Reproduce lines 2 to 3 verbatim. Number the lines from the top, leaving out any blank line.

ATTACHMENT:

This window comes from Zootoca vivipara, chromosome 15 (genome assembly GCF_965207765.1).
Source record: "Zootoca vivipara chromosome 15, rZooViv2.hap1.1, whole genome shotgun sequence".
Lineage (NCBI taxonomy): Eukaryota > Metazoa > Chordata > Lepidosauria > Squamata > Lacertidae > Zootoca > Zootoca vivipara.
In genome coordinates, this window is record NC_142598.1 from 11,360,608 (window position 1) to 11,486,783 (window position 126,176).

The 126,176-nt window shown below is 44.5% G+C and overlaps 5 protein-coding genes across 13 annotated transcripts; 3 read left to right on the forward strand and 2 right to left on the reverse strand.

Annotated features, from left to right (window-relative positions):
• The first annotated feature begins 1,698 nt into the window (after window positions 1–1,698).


Source record: "Zootoca vivipara chromosome 15, rZooViv2.hap1.1, whole genome shotgun sequence".
Lineage (NCBI taxonomy): Eukaryota > Metazoa > Chordata > Lepidosauria > Squamata > Lacertidae > Zootoca > Zootoca vivipara.